Refinement Database

Database on Refinement of Housing, Husbandry, Care, and Use of Animals in Research

This database, created in 2000, is updated every three months with newly published scientific articles, books, and other publications related to improving or safeguarding the welfare of animals used in research.

Links to the full text for publications that appear in open access journals or are published on the AWI website are provided under the abstract.

Tips for using the database:

  • This landing page displays all of the publications in the database.
  • Use the drop-down menus to filter these publications by Animal Type and/or Topic.
  • Clicking on a parent category (e.g., Rodent) will include publications relating to all the items in that category (e.g., Chinchilla, Gerbil, Guinea pig, etc.).
  • You may also add a keyword to further narrow your search.
  • Please note that at this time, only publications dated 2010 or later (with some exceptions) can be filtered by Animal Type and Topic. Most publications older than 2010 can only be searched by keyword. 
Long-term, multi-institutional assessments have become a reliable tool for evaluating patterns of wounding in zoo-living primates, with results informing on best practices for species-specific care protocols and population management strategies. For western lowland gorillas (Gorilla...
If a laboratory animal survives an experiment without lasting compromised welfare, its future must be negotiated. Rehoming may be a consideration. This paper reports on research findings that provide an indication of the uptake of...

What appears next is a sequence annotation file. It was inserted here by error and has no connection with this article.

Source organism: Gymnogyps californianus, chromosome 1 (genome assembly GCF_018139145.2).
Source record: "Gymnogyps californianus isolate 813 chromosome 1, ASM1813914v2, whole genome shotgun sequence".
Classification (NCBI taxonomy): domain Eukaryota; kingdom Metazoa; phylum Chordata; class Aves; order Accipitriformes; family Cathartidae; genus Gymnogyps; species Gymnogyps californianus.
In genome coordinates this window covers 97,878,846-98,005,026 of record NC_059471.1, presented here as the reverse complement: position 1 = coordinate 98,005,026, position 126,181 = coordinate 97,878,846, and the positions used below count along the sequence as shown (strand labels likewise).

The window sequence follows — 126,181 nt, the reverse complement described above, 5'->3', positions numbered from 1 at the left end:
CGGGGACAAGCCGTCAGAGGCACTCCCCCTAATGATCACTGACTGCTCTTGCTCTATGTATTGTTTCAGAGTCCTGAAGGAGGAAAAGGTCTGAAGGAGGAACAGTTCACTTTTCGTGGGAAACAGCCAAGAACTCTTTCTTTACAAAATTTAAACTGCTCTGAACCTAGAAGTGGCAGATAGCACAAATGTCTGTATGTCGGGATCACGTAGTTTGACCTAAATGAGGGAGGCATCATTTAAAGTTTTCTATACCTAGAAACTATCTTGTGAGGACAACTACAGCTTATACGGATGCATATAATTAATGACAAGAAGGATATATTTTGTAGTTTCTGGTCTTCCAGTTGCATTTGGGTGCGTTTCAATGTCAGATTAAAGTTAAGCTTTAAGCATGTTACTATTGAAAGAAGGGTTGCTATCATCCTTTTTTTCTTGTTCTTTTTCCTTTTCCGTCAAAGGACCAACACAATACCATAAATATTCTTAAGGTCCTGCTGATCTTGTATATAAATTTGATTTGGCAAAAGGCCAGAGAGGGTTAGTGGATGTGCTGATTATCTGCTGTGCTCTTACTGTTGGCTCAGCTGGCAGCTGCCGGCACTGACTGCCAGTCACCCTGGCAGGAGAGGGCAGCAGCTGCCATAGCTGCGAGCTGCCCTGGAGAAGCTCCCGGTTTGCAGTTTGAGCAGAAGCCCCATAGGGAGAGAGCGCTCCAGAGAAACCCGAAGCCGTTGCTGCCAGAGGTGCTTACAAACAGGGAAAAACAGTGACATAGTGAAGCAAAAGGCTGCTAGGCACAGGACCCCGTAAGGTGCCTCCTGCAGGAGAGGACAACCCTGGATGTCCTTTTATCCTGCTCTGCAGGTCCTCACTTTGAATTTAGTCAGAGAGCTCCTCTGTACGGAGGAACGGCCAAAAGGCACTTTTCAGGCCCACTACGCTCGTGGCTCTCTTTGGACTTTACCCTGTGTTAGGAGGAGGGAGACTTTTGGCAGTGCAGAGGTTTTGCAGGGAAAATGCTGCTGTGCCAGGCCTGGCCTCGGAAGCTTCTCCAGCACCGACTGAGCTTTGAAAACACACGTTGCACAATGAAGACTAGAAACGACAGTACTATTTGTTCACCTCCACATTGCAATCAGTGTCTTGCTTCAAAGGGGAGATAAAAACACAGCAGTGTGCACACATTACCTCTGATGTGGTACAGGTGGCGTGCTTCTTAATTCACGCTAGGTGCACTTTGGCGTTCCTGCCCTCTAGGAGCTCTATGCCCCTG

This is the 5th volume of selected discussions that took place on the electronic Laboratory Animal Refinement & Enrichment Forum between February 2016 and December 2019. The forum was created in October 2002; it allows...
Temperament can be defined as interindividual differences in behavior that are stable over time and in different contexts. The terms ‘personality’, ‘coping styles’, and ‘behavioral syndromes’ have also been used to describe these interindividual differences...
The Association of Primate Veterinarians (APV) recognizes that CSF collection may be required for both clinical and research purposes in nonhuman primates (NHP). Because there are inherent risks associated with the technique, the laboratory animal...
Evaluating the genetic diversity of natural populations of endangered species is important for conservation. Although the genetic analysis of wildlife usually requires collecting DNA non-invasively, the variety of non-invasive DNA sampling methods is limited for...
Completely updated and revised, and with a new author team, this second edition of Farm Animal Behaviour continues to provide essential information on normal and stereotypic behaviors in a wide variety of farm animals to...
The ability to quickly and accurately determine cortisol as a biomarker for stress is a valuable tool in assessing the wellbeing of NHP. In this study, 2 methods of collecting saliva (a commercial collection device...
To examine these issues [transportation of laboratory animals], the Roundtable on Science and Welfare in Laboratory Animal Use held a workshop on September 3-4, 2014, in Washington, DC. More than 200 people participated in the...